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Thursday, October 22, 2015

Evolving Law Review Selection Processes (Part II)

Yesterday I blogged about a couple journals who took an unusual approach to publication offers, making multiple authors race to accept one offer, rather than the usual process where we make journals wait to see if we will accept their offer or expedite up. http://prawfsblawg.blogs.com/prawfsblawg/2015/10/exploding-offers-from-law-reviews-a-new-trend.html

The post sparked a... spirited discussion about the fairness and efficiency of the current law review selection processes. So, I thought I'd mention another unusual approach to article selection, this one from Ole Miss's flagship journal, the Mississippi Law Journal. In their own words:

Established in 2014, the Mississippi Law Journal’s innovative peer review process adds a valuable new dimension to the Journal’s tradition of excellence. Like most American law reviews, the Mississippi Law Journal is a student-edited journal. The majority of its articles are selected by student editors—sometimes with input from University of Mississippi School of Law faculty. However, a few of its articles are now selected and workshopped through an alternative process involving formal review by faculty peer reviewers. These articles are published in the Mississippi Law Journal as peer reviewed articles.

The Journal’s peer review process has two major components: (i) peer selection of articles and (ii) peer workshopping opportunities for authors.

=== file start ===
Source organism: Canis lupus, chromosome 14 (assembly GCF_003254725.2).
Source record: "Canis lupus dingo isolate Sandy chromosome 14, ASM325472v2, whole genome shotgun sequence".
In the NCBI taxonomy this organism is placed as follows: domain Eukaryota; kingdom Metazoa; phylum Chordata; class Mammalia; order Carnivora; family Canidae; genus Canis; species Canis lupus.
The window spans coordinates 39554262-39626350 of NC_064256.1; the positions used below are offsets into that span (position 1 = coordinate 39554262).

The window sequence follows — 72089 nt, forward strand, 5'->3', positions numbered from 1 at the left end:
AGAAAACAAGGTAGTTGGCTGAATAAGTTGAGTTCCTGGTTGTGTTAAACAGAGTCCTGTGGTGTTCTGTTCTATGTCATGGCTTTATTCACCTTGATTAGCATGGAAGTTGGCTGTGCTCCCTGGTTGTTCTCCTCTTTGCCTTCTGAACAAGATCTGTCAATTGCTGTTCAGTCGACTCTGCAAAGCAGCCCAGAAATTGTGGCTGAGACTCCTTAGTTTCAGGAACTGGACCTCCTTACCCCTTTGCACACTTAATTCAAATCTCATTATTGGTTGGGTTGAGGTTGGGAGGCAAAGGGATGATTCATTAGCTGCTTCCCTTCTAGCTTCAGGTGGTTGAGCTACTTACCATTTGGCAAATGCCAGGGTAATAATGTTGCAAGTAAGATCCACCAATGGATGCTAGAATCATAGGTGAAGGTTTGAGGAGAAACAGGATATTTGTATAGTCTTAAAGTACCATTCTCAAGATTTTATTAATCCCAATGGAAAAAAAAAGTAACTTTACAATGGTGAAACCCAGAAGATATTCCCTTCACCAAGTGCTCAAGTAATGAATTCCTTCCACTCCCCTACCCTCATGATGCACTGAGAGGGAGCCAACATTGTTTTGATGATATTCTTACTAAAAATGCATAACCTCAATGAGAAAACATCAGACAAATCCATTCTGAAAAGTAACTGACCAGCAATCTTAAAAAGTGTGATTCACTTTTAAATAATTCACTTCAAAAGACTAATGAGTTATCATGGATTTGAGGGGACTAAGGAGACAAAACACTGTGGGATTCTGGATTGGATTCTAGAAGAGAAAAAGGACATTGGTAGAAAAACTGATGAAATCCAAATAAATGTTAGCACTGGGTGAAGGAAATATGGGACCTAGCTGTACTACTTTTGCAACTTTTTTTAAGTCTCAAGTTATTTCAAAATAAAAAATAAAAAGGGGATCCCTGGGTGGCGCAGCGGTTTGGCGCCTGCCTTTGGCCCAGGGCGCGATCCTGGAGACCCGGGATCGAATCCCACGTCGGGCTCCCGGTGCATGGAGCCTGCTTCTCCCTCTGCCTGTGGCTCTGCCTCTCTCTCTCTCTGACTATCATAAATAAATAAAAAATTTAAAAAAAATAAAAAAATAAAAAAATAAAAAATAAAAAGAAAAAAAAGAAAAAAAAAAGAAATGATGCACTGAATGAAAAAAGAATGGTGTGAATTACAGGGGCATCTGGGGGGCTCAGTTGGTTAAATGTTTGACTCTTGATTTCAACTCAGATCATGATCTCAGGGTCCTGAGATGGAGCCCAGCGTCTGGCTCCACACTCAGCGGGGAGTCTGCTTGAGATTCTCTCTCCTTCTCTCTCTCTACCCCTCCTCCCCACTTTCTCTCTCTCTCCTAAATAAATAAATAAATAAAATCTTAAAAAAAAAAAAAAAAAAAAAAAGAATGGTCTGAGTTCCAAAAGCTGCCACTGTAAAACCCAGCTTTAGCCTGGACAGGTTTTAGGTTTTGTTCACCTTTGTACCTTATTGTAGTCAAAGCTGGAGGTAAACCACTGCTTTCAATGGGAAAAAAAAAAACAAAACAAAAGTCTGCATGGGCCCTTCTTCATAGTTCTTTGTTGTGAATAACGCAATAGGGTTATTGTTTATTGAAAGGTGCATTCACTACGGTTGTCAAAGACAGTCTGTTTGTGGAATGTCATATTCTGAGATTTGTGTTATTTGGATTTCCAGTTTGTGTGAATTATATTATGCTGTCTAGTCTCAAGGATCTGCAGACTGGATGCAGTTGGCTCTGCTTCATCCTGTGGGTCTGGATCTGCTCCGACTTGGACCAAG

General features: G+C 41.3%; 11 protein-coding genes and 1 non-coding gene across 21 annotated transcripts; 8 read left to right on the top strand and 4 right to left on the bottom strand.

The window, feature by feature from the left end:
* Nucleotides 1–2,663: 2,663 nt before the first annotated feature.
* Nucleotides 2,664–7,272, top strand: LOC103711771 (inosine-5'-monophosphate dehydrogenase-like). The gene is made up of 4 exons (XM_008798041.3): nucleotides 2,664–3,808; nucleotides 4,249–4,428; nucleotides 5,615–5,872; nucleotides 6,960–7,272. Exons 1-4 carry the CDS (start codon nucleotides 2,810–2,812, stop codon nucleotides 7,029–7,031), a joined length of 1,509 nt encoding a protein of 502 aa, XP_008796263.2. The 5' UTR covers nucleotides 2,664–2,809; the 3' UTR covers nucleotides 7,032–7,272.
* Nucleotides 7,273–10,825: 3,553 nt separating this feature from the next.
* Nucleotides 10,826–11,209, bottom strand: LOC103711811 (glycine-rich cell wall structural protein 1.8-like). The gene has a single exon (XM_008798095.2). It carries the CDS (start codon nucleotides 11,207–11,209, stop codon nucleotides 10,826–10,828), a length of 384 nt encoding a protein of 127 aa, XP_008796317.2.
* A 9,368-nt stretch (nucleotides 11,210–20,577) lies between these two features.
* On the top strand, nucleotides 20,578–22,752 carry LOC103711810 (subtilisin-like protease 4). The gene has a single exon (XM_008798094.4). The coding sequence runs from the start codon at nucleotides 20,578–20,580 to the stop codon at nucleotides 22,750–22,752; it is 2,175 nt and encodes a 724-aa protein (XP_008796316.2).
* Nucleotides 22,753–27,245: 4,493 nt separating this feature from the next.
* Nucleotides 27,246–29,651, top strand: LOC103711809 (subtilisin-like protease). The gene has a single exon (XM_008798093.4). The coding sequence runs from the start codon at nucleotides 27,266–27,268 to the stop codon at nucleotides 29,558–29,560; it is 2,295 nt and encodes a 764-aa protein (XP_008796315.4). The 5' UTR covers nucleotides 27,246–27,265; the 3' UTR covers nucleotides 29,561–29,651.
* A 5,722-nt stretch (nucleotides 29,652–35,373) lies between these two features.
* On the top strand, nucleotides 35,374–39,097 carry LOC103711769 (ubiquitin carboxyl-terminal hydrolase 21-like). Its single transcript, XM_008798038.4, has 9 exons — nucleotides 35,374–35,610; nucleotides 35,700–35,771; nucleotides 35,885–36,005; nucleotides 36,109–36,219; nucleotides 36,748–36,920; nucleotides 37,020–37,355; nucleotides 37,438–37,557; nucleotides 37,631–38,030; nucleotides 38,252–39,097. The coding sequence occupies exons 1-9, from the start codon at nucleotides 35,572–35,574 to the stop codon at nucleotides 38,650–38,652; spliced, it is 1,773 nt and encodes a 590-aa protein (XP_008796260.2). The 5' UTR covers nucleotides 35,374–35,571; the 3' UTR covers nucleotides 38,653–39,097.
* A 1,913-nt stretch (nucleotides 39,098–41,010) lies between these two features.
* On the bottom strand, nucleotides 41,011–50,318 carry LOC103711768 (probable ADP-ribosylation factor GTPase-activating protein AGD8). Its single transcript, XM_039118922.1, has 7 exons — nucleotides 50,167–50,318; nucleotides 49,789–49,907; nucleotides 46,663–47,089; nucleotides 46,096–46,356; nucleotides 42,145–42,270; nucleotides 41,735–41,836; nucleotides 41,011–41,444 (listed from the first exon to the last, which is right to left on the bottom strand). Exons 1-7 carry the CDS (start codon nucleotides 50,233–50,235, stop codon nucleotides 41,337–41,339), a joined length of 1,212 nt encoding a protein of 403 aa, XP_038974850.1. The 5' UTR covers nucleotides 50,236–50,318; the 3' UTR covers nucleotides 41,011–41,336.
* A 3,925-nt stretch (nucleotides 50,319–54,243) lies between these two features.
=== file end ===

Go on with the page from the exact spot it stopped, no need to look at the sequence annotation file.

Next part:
The Journal’s Editorial Board selects articles for publication in the peer review forum based on the recommendations of faculty peer reviewers—members of a Peer Review Board staffed by UM law faculty. The Editorial Board forwards a subset of articles from its general pool of submissions to peer reviewers for blind review. The articles are selected for peer review principally on the basis of the peer reviewers’ common areas of scholarly expertise. The Peer Review Board meets each week during the fall and spring submission seasons to discuss articles in depth and endorse a small number as worthy of special peer review publication. The Journal’s faculty peer reviewers are committed to the rigorous review of anonymized articles within their joint areas of specialization. . . .

Full disclosure, my article, Underestimating the Trial Penalty: An Empirical Analysis of the Federal Trial Penalty and Critique of the Abrams Study, was one of the first articles selected through this new process. (Look for my blog post on the article next week). The peer review aspects and workshop opportunities convinced me, a junior pretenured professor, to accept their offer over other arguably higher ranked journals.

If you wish to comment, please do so on the original thread, http://prawfsblawg.blogs.com/prawfsblawg/2015/10/exploding-offers-from-law-reviews-a-new-trend.html, to maintain the continuity of the conversation.

Posted by Andrew Chongseh Kim on October 22, 2015 at 11:32 AM | Permalink

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